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Let $V,W$ two vector spaces over the field $F$.

If $x_1, x_2\in V$ and $y_1, y_2\in W$, then there exists a linear transformation $T: V\to W$ so that $T(x_1)=y_1$ and $T(x_2)=y_2$.

I think that statement is false, but, I do not know how to prove it.

Thanks for your help!

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    $\begingroup$ Try to define a linear transformation, $T: \mathbb{R} \to \mathbb{R}$, such that $T(1) = 2$, but $T(2) = 5$. $\endgroup$ – Joe Johnson 126 Sep 30 '17 at 13:17
  • $\begingroup$ When $x_1=x_2$, and $y_1\neq y_2$ it is certainly impossible to find such a $T$. $\endgroup$ – Mike Earnest Sep 30 '17 at 17:44
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Without further restrictions on $x_1$, $x_2$, $y_1$, $y_2$ the statement in general is not true. For example, if $x_2=\lambda x_1$ but $y_2\ne\lambda y_1$ then obviously you can not find $T$. However, if $x_1$ is linearly independent from $x_2$ and similarly $y_1$ is linearly independent from $y_2$, then you can always find a $T$, and if the space has dimension larger than 2 there are infinitely many solutions.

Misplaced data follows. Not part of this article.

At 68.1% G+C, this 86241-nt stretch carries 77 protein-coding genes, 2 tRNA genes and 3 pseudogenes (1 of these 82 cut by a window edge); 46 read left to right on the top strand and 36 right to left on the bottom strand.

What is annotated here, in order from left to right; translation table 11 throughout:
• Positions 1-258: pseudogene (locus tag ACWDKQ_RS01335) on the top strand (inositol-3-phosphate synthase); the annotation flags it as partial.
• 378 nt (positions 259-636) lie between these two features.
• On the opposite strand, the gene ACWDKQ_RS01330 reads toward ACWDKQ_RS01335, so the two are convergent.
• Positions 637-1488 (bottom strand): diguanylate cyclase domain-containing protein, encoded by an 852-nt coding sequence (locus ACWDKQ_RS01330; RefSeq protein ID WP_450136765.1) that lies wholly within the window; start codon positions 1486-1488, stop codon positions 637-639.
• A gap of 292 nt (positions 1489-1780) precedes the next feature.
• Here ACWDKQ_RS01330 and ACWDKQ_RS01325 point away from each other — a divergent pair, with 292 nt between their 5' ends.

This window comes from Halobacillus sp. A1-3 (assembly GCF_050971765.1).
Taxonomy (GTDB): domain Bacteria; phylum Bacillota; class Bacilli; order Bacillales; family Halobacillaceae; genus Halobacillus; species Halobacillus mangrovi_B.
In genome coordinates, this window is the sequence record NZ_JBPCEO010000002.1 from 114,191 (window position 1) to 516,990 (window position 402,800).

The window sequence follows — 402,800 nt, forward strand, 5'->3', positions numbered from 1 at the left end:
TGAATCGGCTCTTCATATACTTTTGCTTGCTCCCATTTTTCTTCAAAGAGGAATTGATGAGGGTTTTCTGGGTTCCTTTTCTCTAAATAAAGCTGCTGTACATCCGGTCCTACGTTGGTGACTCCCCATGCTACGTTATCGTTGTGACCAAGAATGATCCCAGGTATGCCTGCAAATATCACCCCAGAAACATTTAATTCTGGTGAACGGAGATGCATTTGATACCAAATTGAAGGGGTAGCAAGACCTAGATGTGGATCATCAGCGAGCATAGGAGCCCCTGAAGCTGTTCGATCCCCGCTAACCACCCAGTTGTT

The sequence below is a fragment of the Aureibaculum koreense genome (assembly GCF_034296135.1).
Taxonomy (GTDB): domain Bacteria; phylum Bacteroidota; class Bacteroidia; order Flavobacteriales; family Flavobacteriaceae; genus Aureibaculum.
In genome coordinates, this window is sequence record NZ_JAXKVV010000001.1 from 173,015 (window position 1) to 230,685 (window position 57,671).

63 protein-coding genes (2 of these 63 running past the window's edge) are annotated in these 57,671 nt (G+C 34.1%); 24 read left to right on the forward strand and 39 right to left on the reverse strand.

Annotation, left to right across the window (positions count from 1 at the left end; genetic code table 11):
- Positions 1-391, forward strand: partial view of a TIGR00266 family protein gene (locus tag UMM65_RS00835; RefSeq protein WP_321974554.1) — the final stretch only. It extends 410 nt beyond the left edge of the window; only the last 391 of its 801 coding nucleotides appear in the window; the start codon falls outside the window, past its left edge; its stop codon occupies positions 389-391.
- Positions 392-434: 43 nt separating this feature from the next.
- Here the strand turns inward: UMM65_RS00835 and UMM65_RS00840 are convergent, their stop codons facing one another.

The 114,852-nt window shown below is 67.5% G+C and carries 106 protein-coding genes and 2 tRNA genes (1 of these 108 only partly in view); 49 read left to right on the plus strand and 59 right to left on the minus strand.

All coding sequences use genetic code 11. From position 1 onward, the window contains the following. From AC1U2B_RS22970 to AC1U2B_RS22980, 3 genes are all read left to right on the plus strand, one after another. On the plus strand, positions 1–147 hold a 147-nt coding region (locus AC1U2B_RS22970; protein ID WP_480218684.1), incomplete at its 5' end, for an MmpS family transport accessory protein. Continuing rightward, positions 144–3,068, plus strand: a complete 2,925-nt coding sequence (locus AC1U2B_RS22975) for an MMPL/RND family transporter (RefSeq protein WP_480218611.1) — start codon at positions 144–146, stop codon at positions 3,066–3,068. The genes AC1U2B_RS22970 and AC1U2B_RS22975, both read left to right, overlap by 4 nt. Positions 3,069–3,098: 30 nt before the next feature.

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  • $\begingroup$ If $x_1, x_2$ are linearly independent, then linear independence of $y_1, y_2$ is irrelevant. The basic theorem is: if $\{x_1, \dots, x_n\}$ is a basis of $V$, and $y_1, \dots, y_n \in W$ are arbitrary, then there exists a unique linear transformation $T: V \to W$ such that for all $i$, $T x_i = y_i$. $\endgroup$ – fredgoodman Sep 30 '17 at 16:28

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